One of the greatest scientific passages ever written—and I hesitate to add the adjective “scientific,” the prose is so powerful—is Carl Sagan’s reflection entitled, “Pale Blue Dot.” It was written after Sagan saw a picture taken by the Voyager 1 spacecraft in 1990, after it had traveled 6 billion kilometers (3.6 billion miles) from home. The image was a family portrait of the solar system that showed the Earth, our entire planet, as a single bluish pixel almost drowned out by the glare of the Sun.
As powerful as that is, it’s only about half of what Sagan wrote, and I strongly urge you to read his whole essay. It will only take a minute, but it may have a profound impact on your life. It did mine.
And (to totally change the mood) it had an impact on another man’s life as well. This short (10-minute) comedy piece is set in a small restaurant, the Pale Blue Café. I found myself laughing quite a bit watching it—I’ll note that there is some NSFW language and a very brief adult scene—but I really got a kick near the end when an old friend of mine shows up.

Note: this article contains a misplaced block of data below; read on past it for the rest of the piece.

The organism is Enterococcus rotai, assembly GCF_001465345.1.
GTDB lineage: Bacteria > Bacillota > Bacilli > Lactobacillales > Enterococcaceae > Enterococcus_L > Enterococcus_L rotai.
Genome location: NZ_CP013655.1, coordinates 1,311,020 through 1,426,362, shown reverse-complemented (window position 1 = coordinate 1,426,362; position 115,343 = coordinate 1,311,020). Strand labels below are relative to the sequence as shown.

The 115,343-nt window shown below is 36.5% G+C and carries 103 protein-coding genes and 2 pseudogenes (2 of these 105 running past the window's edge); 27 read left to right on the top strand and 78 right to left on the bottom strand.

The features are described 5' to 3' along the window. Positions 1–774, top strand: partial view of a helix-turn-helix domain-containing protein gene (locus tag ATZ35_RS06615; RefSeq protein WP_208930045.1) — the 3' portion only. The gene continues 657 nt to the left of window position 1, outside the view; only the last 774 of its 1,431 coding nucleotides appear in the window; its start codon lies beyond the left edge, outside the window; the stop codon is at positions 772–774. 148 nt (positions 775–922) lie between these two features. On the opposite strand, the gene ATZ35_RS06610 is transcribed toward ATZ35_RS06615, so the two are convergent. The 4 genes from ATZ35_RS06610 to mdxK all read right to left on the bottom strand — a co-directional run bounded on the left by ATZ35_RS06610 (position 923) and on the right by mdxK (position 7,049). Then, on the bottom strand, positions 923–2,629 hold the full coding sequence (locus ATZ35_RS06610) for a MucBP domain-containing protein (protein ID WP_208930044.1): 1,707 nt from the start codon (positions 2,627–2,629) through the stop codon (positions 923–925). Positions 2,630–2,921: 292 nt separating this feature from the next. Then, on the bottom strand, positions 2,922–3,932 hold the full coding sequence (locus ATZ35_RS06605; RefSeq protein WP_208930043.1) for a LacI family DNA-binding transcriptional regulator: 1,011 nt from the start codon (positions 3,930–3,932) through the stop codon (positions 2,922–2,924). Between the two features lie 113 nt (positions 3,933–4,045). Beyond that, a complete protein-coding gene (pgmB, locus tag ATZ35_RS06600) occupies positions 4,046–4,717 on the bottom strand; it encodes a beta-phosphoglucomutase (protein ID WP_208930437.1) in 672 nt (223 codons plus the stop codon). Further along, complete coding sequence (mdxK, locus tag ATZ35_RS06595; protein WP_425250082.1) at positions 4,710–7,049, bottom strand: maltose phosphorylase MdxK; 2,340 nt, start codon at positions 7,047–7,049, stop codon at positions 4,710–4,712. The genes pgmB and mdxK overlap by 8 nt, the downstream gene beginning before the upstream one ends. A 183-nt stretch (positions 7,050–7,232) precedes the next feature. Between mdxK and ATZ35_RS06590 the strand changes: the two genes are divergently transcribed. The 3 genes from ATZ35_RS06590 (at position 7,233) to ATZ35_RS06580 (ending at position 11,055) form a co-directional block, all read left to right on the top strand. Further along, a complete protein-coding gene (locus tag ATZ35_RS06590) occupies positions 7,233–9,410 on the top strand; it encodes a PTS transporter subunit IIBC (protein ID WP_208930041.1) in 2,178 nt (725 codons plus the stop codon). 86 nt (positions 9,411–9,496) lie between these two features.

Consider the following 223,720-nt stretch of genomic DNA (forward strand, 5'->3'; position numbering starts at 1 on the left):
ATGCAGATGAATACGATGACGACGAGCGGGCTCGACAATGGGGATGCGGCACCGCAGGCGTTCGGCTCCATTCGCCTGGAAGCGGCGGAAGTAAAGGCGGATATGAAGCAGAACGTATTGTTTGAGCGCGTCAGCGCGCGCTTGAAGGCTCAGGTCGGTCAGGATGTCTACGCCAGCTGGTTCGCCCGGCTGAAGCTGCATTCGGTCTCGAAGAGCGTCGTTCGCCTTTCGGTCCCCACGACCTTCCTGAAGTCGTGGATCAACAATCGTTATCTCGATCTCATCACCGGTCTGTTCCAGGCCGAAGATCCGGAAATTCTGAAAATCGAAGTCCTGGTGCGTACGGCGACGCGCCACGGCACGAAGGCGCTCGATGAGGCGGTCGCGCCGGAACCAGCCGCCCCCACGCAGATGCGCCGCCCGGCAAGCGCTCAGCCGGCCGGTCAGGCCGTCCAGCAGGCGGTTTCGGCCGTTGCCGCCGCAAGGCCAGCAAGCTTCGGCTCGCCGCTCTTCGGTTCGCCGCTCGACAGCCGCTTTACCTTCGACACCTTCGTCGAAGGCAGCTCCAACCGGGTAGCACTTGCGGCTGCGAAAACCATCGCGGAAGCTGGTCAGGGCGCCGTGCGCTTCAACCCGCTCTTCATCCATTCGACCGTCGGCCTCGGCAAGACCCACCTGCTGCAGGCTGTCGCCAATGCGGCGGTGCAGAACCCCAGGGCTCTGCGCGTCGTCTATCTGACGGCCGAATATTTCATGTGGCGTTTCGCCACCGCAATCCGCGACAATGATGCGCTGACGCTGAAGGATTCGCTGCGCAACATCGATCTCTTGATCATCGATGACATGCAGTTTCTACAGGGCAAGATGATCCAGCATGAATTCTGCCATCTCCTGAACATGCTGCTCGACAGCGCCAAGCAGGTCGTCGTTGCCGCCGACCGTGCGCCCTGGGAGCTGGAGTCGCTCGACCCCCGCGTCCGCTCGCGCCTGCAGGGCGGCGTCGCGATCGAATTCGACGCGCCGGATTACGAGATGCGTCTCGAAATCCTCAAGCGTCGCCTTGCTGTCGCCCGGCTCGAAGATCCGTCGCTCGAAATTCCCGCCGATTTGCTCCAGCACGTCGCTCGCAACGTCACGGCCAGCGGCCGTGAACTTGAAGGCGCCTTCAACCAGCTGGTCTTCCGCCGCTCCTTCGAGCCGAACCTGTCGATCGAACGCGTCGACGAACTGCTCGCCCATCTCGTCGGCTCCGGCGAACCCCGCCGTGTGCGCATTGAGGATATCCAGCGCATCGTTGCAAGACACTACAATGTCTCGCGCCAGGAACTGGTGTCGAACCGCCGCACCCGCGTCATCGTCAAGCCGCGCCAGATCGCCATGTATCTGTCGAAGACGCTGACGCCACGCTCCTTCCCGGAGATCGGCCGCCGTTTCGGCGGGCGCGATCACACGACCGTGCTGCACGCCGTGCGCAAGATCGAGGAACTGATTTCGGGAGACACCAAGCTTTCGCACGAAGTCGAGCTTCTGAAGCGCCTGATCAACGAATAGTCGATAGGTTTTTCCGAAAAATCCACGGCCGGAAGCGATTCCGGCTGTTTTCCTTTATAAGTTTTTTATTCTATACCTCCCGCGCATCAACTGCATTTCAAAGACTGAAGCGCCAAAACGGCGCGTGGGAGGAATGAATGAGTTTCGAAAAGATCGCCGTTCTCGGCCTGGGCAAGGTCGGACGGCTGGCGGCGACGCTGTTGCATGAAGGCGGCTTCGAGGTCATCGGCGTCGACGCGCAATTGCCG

SPOILERS for those who don’t get the joke: Brian Cox is a physicist who does a lot of television documentaries, including the very well-done Wonders of the Universe, and yes, he does a lot of pointing up in the show.
I visited the Large Hadron Collider with Brian a few years ago and we had a lot of fun. He interviewed me for a podcast, and I put together a short video of the trip as well. One of these days I’ll have to go back. The LHC is awesome, and I would love to get more Geneva chocolate.
TODAY IN SLATE
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Scotland’s referendum isn’t about nationalism. It’s about a system that failed, and a new generation looking to take a chance on itself.
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Why Greenland’s “Dark Snow” Should Worry You
Three Talented Actresses in Three Terrible New Shows
Why Do Some People See the Virgin Mary in Grilled Cheese?
The science that explains the human need to find meaning in coincidences.
Happy Constitution Day!
Too bad it’s almost certainly unconstitutional.